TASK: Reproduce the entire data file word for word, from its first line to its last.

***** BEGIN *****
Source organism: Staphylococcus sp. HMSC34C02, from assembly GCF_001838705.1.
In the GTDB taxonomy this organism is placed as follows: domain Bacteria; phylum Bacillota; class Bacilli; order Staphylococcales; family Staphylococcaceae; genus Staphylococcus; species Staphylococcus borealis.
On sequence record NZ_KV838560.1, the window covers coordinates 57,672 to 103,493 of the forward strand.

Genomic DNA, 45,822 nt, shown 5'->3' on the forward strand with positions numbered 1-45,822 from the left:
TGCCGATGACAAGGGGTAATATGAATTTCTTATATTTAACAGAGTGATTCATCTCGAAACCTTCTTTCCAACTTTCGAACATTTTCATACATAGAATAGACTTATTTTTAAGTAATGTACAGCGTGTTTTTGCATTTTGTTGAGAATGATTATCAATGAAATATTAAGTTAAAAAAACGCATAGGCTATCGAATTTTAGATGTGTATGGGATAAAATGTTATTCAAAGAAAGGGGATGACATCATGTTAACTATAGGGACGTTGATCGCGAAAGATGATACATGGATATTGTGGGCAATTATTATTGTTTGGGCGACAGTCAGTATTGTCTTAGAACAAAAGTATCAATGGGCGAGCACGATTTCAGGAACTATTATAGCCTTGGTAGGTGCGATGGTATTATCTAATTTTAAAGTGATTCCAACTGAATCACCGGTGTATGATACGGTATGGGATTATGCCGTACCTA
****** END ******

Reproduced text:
Source organism: Staphylococcus sp. HMSC34C02, from assembly GCF_001838705.1.
In the GTDB taxonomy this organism is placed as follows: domain Bacteria; phylum Bacillota; class Bacilli; order Staphylococcales; family Staphylococcaceae; genus Staphylococcus; species Staphylococcus borealis.
On sequence record NZ_KV838560.1, the window covers coordinates 57,672 to 103,493 of the forward strand.

Genomic DNA, 45,822 nt, shown 5'->3' on the forward strand with positions numbered 1-45,822 from the left:
TGCCGATGACAAGGGGTAATATGAATTTCTTATATTTAACAGAGTGATTCATCTCGAAACCTTCTTTCCAACTTTCGAACATTTTCATACATAGAATAGACTTATTTTTAAGTAATGTACAGCGTGTTTTTGCATTTTGTTGAGAATGATTATCAATGAAATATTAAGTTAAAAAAACGCATAGGCTATCGAATTTTAGATGTGTATGGGATAAAATGTTATTCAAAGAAAGGGGATGACATCATGTTAACTATAGGGACGTTGATCGCGAAAGATGATACATGGATATTGTGGGCAATTATTATTGTTTGGGCGACAGTCAGTATTGTCTTAGAACAAAAGTATCAATGGGCGAGCACGATTTCAGGAACTATTATAGCCTTGGTAGGTGCGATGGTATTATCTAATTTTAAAGTGATTCCAACTGAATCACCGGTGTATGATACGGTATGGGATTATGCCGTACCTA